Love leads to labor – normally. But what happens when labor leads to love and how’s our perceptions of our own creations and thoughts influenced by that? Maybe you overvalue your own DIY and ideas because we fall victim to a cognitive bias more often than we think. Or shouldn’t it be paradoxical that we are often willing to fork over extra money just to work more?
At first glance it is, but at second glance we succumb more often than we think to a cognitive bias that got its name from one of the largest furniture stores in the world: The IKEA effect.
The IKEA Effect describes how people tend to value an object more if they made it with their own hands – or at least assembled it. The more effort we put into something, the more we tend to like it. This cognitive bias could’ve also been called the Subway effect as Subway is popular because it gives us the feeling that we are making our own sandwiches and as we could also customize it we even feel more like it’s a product of our own labor. And not to mention that it could also be named Hello Fresh effect as well. And do we really like Fondue and Raclette that much or do we just tend to find it more delicious because we have to constantly put effort into it by loading pans or sinking pieces of meat into boiling fat?
The irony of this effect is that clever people are the more susceptible to it – Sheldon Cooper from Big Bang Theory is just one example of a person who wastes tremendous amounts of energy on thinking his own ideas are the most brilliant, because he put so much effort in it.
One of the first occurrences of this effect happened in the 1950s when the first instant cake mixes were invented. But instead of becoming a bestseller, customers ignored it. The manufacturers contacted a psychologist and he had just own odd sounding advice: replace the powdered eggs in the cake mix with the requirement to add fresh eggs – and the sales numbers skyrocketed. But why? Because an all-instant cake mix will make baking a cake way tooooo easy and therefore undervalues the skill and labor of the cake maker. Simply by having to crack a fresh egg and stir it into the finished batter mix, people suddenly felt like real celebrity chefs.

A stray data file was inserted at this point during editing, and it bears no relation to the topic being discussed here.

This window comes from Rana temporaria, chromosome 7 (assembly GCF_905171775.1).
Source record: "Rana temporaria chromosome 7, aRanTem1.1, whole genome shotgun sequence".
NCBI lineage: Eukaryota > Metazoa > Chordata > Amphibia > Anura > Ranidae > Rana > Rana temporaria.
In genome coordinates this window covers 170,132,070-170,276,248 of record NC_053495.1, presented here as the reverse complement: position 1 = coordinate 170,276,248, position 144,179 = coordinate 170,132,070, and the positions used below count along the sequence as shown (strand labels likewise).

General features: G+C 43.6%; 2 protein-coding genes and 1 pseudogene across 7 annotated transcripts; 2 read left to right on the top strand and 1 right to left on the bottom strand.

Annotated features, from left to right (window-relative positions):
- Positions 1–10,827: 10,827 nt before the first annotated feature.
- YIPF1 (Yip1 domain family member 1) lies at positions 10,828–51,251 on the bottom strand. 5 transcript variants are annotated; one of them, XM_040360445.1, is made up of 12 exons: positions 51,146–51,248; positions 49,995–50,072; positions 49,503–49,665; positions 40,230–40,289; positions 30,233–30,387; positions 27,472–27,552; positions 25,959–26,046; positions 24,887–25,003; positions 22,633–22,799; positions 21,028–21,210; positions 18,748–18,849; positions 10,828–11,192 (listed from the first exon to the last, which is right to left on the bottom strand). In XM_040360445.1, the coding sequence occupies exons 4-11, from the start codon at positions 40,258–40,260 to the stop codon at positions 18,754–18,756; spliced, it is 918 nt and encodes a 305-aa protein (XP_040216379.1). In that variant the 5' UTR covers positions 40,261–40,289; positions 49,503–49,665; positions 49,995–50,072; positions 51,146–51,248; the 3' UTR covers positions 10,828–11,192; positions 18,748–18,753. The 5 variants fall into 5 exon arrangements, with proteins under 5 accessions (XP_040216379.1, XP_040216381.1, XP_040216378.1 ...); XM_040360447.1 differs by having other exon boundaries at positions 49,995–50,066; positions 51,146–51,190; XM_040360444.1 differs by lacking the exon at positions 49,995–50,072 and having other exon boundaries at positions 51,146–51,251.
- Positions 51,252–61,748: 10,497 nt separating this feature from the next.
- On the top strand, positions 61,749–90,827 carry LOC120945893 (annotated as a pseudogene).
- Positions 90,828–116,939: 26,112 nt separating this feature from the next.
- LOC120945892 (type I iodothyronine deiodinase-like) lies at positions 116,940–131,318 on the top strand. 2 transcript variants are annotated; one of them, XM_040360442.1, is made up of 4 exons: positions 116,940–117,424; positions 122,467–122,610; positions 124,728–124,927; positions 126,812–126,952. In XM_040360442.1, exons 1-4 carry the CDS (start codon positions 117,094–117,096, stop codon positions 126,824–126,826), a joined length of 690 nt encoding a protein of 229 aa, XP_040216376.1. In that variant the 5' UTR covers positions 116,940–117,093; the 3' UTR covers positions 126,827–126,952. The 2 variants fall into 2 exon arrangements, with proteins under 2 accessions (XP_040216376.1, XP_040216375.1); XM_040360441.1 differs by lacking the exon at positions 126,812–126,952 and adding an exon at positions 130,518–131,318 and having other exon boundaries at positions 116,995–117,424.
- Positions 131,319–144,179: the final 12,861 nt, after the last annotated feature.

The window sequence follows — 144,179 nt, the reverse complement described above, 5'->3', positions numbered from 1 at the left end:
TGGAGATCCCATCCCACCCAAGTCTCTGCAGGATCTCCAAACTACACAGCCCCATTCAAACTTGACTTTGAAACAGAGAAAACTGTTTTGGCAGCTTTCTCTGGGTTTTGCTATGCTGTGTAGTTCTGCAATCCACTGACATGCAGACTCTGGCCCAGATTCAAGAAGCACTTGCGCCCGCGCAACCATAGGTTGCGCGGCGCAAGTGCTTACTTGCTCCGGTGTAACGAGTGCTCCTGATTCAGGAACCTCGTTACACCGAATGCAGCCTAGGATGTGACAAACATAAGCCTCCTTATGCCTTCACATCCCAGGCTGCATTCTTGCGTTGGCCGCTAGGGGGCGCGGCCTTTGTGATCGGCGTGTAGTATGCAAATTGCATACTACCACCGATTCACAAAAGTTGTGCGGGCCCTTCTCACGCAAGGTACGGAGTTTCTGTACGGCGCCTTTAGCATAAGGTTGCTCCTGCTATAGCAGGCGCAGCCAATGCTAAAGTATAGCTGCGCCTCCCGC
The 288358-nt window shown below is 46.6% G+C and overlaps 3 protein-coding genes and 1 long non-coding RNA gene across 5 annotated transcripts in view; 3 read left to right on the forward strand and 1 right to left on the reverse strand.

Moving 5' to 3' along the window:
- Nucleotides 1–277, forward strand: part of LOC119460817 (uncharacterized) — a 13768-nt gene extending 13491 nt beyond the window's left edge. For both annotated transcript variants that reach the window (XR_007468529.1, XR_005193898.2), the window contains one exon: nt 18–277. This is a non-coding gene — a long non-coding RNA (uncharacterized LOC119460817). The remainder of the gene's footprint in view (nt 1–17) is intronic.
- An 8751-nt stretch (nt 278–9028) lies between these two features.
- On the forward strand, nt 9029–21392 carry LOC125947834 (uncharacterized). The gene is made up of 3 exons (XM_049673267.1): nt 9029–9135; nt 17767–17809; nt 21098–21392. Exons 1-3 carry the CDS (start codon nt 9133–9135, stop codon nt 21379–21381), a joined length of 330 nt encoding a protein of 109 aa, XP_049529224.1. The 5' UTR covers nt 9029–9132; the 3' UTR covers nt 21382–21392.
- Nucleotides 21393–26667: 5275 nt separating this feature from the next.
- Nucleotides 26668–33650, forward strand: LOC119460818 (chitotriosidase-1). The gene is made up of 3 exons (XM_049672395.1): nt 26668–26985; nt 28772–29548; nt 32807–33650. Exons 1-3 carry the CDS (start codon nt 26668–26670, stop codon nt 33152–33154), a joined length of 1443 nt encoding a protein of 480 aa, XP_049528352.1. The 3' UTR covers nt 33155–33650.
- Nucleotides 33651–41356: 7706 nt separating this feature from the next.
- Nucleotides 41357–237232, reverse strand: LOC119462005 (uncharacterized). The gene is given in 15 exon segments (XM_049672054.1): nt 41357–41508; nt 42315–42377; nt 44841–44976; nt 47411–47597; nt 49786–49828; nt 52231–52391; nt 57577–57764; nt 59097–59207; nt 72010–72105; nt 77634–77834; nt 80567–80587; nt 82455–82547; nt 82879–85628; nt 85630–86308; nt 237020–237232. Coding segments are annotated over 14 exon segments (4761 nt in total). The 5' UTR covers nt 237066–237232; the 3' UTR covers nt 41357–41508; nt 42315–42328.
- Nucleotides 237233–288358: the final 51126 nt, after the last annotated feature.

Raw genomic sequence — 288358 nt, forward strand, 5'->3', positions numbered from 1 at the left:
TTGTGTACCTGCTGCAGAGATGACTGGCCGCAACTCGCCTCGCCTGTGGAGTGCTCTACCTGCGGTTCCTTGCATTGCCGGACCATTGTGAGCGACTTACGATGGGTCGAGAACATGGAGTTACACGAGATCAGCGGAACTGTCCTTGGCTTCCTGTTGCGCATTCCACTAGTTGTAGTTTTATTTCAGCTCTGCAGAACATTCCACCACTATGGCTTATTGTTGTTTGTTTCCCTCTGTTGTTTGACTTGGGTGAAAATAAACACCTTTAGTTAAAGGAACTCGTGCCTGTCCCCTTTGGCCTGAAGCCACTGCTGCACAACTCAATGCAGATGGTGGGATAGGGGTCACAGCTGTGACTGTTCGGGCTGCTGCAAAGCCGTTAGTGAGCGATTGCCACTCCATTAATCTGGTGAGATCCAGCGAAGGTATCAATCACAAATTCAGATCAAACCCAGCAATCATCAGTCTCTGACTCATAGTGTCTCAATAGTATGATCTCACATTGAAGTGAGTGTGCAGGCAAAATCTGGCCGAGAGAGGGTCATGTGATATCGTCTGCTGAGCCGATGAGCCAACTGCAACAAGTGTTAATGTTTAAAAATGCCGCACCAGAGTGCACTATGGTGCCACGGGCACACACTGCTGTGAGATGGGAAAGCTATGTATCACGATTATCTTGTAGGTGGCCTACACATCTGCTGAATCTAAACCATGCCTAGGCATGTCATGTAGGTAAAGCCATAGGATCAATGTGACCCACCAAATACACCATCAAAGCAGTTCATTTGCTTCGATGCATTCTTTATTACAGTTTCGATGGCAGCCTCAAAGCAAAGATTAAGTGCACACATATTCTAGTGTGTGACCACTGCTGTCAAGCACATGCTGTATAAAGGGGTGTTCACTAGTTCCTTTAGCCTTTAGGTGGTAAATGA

And that’s just one of the 3 main reasons for this cognitive bias to happen: We have a psychological need to feel competent – even if it’s a fool-proof way like a simple step-by-step-instruction we will feel validated and competent if we achieve the simple task of self-assembling a cabinet.
We also need to justify our effort – if we need to work towards something we just want to believe that there was a good reason for us to invest so much time, sweat and tears. That’s also one crucial reason why lottery winners go more likely broke after a few years compared to people working year after year to finally become a millionaire.
And the third and most natural reason: We like things that are associated with ourselves. Normally, we are confident in our own abilities and also tend to think highly of ourselves. And of course there’s nothing wrong with that – it just leads to the fact that we incorporate the time and effort we put into something into the real value of it.
For creative workers and even the entire creative industry the IKEA effect has some serious pitfalls with negative implications: It often leads to the “not invented here” syndrome which lets people refuse perfectly good ideas developed elsewhere because they favor their own, but often inferior ideals just for the reason that they are internally-developed.
The more we learn to acknowledge that we are prone to the cognitive bias of the IKEA effect the more effective we can mitigate against it. Studies show that over 90 percent of people are unaware of their unconscious bias which ultimately leads to a gigantic waste of awesome ideas because feedback is rejected due to the “not invented here” syndrome, the most severe side effect of the IKEA effect.
As we always tend to see ourselves as reasonable and rational people, we don’t wanna ever feel like we are the kind of person that is willingly agreeing to wasting time and energy over building our own coffee table instead of just getting a pre-assembled one. Therefore we adjust ourselves mentally and decide that our coffee table has a higher value than the pre-assembled one – and this adjustment happens unconsciously because we just want to resolve this dissonance called “effort justification”.
But there’s always a chance to avoid this effect by weighing the cost of the product with the value of your time: With every decision we make we should consider whether we wanna maximize our convenience or whether we wanna minimize the upfront cost. And with every feedback or input from outside declined we should consider whether we just wanna validate that our own ideas are superior or whether we want the best possible creative output for the sake of everybody involved.